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Common Myths About Osteoarthritis

osteoarthritisMany people suffer from osteoarthritis, but it is not always well understood. Let’s look at some of the most prevalent myths surrounding the disease.

A widespread health condition

The most recent estimates on osteoarthritis (OA) show that about 27 million people in the United States suffer from it. The aging process is a significant risk factor, as indicated by the proportion within certain age brackets:

·      25+ year old – 14%

·      65+ years old – 34%.

The primary symptom of OA is chronic pain, according to an assessment by Tuhina Neogi, MD, PhD, in Osteoarthritis and Cartilage. Pain is generally the main reason that patients visit a medical professional for treatment. However, increasing loss of function is also a major issue (it is also called degenerative joint disease, after all). Osteoarthritis in the knees and hips is the top reason that American seniors start to have difficulty moving around.

Major osteoarthritis myths

Here are a few myths surrounding this painful joint condition.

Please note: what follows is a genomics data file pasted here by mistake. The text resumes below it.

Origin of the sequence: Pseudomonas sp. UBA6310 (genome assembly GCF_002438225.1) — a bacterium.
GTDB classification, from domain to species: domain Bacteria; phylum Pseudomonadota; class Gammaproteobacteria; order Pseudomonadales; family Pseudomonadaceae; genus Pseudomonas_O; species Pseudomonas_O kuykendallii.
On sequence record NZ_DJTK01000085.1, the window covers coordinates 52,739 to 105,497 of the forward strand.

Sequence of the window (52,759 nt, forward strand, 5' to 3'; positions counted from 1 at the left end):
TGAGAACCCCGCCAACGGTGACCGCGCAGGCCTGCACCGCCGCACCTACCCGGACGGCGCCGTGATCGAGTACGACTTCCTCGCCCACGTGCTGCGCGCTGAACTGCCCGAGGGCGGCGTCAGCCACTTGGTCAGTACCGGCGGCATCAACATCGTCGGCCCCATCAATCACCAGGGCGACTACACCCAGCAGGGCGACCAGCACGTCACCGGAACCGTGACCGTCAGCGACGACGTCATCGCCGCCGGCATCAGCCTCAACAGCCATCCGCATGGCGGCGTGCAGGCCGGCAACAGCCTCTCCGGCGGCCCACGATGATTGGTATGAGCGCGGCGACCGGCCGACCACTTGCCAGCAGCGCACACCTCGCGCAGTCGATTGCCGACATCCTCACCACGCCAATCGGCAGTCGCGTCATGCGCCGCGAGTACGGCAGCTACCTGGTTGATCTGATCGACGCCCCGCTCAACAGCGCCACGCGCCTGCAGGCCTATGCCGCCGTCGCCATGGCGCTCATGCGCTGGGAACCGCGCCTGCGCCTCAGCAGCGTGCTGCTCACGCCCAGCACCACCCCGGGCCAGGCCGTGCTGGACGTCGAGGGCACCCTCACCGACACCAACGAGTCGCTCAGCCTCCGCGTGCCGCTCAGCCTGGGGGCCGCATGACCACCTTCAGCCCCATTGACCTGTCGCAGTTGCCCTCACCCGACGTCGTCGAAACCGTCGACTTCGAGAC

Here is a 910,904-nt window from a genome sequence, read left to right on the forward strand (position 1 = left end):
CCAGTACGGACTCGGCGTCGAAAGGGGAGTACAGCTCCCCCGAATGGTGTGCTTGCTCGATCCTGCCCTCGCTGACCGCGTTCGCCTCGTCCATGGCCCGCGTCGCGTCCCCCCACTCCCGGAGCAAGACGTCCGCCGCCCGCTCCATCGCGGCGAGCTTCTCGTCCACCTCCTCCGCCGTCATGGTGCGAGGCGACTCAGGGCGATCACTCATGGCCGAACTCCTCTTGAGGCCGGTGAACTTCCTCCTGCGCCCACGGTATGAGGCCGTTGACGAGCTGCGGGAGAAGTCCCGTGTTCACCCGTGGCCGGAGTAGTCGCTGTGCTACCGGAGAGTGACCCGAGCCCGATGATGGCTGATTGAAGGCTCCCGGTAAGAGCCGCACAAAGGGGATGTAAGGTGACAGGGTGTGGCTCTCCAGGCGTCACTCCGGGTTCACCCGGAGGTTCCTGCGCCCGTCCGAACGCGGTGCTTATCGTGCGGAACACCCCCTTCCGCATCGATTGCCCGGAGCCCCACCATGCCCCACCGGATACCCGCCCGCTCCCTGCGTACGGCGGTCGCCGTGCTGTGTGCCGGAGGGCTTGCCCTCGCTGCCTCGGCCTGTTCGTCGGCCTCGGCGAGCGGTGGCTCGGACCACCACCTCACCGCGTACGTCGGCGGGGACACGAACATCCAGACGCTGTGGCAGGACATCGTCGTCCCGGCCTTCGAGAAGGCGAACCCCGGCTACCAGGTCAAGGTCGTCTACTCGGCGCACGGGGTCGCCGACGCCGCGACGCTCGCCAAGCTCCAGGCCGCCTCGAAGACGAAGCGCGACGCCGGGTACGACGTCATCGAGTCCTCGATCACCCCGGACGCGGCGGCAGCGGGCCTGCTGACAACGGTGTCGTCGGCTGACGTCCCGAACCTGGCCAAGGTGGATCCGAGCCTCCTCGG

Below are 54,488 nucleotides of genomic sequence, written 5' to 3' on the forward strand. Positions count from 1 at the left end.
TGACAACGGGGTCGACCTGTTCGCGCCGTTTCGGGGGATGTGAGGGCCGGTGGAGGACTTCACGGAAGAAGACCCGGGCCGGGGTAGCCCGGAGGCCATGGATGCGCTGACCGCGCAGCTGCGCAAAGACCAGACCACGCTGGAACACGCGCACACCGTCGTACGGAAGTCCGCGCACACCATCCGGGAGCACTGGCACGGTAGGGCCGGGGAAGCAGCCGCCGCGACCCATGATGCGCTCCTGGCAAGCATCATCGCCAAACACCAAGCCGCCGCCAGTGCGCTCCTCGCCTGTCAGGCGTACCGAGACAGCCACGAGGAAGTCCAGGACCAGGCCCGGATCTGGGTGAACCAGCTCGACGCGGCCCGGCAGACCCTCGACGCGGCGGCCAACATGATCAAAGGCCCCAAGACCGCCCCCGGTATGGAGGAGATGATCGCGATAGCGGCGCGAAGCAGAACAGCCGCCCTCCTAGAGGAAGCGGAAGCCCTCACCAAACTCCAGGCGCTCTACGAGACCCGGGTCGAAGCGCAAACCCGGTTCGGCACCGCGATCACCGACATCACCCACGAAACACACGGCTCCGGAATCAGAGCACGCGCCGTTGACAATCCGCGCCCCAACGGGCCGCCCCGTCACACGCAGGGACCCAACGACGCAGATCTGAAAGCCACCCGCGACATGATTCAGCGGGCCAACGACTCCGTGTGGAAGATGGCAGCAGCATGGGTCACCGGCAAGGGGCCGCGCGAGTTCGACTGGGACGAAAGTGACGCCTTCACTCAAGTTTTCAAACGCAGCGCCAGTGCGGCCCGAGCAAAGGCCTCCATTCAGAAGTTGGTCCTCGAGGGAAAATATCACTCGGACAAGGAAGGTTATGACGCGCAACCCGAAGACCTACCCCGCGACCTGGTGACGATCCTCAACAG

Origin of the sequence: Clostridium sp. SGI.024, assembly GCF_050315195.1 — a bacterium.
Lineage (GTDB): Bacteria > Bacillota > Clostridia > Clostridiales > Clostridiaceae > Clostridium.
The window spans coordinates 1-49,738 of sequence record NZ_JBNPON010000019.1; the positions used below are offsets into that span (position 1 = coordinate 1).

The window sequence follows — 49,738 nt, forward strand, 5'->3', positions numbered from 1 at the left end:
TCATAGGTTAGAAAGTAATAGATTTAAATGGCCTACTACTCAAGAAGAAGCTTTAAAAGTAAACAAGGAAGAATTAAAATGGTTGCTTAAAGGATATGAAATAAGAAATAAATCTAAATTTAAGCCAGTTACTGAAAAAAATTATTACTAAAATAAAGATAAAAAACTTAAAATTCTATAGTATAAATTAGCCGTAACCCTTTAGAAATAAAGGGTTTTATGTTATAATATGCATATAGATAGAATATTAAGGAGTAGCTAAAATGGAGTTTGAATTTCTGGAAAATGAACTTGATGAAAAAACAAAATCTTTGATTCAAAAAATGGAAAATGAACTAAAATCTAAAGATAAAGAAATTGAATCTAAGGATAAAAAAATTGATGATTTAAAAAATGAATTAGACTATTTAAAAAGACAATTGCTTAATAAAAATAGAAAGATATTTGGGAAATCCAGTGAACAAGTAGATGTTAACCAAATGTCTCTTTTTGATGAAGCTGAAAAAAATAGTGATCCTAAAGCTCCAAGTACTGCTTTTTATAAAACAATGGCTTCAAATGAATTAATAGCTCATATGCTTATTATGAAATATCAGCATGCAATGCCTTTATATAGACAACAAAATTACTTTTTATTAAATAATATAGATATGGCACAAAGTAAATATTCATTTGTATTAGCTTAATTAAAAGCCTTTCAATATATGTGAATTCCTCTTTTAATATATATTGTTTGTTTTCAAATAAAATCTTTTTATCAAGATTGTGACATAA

Untrue: Osteoarthritis is simply part of the aging process.

People are likelier to develop OA as they get older, but aging isn’t the only contributing factor. Obesity, genetics, injury, and lack of physical fitness also can result in OA, sometimes earlier in adulthood.

“For example, in younger people who have had a sports-related or vehicle accident,” notes Drugs.com, “cartilage can wear away and cause joint disorders.”

Untrue: Joint stiffness is constant.

While joint stiffness is one of the top symptoms experienced by those with OA, it typically does not last throughout the day. Generally sufferers feel stiff when they first get out of bed. The rigidity should recede within a half-hour at most. The joint tends to improve as the patient moves around.

Untrue: Osteoarthritis sufferers shouldn’t work out.

It’s important for those with osteoarthritis to get daily exercise. Exercise enhances circulation, which means that the muscles and joints get replenished with oxygen. Swimming and strengthening exercises are two possibilities.

Plus, “[w]eight loss should be a goal to lessen joint stress for overweight patients,” explains Drugs.com. “Exercise programs should only be started after physician consultation and possible supervision by a physical therapist.”

Getting help for your OA

Are you experiencing the pain of osteoarthritis? At Envista Medical, we work with you to develop a holistic plan that uses non-surgical, minimally invasive methods for pain treatment.